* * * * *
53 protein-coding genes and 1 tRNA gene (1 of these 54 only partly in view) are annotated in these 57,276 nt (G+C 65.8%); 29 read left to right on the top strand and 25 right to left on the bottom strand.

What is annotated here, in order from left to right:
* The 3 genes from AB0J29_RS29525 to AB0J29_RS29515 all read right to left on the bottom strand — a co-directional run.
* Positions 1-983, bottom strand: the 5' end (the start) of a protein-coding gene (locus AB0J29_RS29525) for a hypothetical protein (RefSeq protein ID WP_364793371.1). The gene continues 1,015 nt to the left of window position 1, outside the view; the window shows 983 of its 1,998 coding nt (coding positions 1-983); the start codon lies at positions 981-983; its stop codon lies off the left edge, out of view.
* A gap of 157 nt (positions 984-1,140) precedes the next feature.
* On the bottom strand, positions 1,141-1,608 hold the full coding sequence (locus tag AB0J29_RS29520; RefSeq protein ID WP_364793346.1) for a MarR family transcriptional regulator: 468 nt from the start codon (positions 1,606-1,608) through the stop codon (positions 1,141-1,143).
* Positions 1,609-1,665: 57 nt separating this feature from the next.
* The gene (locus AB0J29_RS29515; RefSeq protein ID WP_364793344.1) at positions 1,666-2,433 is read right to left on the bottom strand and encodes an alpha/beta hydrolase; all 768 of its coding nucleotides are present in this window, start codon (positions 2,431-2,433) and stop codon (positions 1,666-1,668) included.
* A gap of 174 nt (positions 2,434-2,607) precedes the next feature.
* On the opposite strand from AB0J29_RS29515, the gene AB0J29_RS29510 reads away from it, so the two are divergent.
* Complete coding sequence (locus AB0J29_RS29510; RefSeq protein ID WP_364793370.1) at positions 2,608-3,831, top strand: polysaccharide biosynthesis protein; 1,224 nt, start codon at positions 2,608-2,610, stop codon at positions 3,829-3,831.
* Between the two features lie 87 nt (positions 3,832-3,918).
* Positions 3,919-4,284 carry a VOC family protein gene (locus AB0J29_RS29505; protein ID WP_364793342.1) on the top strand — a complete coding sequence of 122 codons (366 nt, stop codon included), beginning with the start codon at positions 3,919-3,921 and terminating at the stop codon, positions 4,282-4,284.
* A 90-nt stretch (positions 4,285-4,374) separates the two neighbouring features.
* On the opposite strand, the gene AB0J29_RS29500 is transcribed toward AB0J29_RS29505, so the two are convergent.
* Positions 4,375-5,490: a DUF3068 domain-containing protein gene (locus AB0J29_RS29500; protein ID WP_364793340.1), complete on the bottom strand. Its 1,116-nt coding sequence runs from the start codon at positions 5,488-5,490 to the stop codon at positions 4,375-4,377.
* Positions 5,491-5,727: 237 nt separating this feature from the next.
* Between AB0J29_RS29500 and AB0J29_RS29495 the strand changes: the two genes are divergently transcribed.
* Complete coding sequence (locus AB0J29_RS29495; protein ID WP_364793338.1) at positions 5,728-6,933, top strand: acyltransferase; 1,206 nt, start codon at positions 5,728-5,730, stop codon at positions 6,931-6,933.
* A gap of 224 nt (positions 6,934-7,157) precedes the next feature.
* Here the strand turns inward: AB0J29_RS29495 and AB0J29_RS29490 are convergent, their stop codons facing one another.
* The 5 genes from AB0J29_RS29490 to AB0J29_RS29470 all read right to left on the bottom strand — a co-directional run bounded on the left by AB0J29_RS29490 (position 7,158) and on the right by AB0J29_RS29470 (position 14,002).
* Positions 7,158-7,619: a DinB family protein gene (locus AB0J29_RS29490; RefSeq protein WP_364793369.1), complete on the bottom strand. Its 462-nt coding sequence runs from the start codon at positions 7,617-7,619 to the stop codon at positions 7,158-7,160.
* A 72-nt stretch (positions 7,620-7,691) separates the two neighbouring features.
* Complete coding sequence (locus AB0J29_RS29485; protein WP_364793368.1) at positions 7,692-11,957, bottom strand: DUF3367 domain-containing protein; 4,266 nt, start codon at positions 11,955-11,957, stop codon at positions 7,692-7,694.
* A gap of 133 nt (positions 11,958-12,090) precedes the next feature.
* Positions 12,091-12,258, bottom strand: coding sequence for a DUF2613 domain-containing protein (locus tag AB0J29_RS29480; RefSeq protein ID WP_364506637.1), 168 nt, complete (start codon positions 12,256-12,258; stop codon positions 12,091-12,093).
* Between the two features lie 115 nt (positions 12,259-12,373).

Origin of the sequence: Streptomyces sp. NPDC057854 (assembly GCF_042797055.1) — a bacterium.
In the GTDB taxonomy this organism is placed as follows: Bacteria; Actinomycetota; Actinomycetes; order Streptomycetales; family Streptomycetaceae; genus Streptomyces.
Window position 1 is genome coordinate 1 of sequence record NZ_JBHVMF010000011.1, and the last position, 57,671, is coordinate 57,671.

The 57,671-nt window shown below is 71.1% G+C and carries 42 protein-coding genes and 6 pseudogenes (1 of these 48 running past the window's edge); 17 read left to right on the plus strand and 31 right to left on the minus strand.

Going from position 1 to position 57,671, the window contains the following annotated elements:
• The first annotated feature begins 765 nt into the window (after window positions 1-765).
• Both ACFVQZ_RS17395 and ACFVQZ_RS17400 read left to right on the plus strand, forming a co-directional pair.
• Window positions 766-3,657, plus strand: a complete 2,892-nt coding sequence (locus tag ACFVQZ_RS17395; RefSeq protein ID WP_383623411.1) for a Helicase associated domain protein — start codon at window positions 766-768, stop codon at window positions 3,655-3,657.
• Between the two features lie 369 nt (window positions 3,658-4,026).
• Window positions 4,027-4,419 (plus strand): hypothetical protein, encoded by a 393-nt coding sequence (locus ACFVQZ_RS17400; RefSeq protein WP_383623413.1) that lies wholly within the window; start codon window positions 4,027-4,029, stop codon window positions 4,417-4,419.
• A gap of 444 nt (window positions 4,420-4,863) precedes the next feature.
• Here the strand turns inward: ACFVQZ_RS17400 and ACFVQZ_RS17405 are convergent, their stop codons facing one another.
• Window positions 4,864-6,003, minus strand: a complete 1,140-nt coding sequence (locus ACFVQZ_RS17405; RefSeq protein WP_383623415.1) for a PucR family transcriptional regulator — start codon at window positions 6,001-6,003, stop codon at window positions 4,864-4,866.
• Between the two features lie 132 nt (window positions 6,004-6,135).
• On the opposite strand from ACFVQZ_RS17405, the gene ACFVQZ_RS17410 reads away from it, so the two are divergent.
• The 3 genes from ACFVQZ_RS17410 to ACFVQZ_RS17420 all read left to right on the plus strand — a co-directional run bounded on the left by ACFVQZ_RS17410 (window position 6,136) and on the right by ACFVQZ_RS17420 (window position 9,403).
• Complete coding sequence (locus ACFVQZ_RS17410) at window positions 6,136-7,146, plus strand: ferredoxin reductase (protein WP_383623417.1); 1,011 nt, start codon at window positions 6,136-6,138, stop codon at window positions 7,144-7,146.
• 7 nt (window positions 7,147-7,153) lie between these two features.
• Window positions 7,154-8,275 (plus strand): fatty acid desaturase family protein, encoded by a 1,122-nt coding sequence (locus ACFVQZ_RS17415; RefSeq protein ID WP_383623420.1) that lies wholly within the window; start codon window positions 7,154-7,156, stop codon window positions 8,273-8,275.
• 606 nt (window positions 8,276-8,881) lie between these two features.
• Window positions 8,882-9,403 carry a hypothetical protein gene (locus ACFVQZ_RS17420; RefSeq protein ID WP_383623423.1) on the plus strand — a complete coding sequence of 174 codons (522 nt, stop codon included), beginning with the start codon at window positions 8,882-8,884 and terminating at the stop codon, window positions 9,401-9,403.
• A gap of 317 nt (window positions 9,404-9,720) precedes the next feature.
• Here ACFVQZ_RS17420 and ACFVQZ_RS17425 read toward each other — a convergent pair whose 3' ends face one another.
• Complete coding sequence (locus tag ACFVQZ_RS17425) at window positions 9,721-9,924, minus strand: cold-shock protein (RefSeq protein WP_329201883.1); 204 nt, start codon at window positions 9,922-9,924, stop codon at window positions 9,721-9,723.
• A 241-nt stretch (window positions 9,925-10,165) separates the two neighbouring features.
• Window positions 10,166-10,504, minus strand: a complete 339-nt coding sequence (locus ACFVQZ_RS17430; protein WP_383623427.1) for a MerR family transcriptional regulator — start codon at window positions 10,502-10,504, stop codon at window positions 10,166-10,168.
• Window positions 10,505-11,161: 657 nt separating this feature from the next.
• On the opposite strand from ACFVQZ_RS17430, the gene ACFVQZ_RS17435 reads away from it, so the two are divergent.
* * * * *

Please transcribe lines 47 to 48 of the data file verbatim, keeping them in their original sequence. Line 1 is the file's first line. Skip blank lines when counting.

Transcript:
• Window positions 7,154-8,275 (plus strand): fatty acid desaturase family protein, encoded by a 1,122-nt coding sequence (locus ACFVQZ_RS17415; RefSeq protein ID WP_383623420.1) that lies wholly within the window; start codon window positions 7,154-7,156, stop codon window positions 8,273-8,275.
• 606 nt (window positions 8,276-8,881) lie between these two features.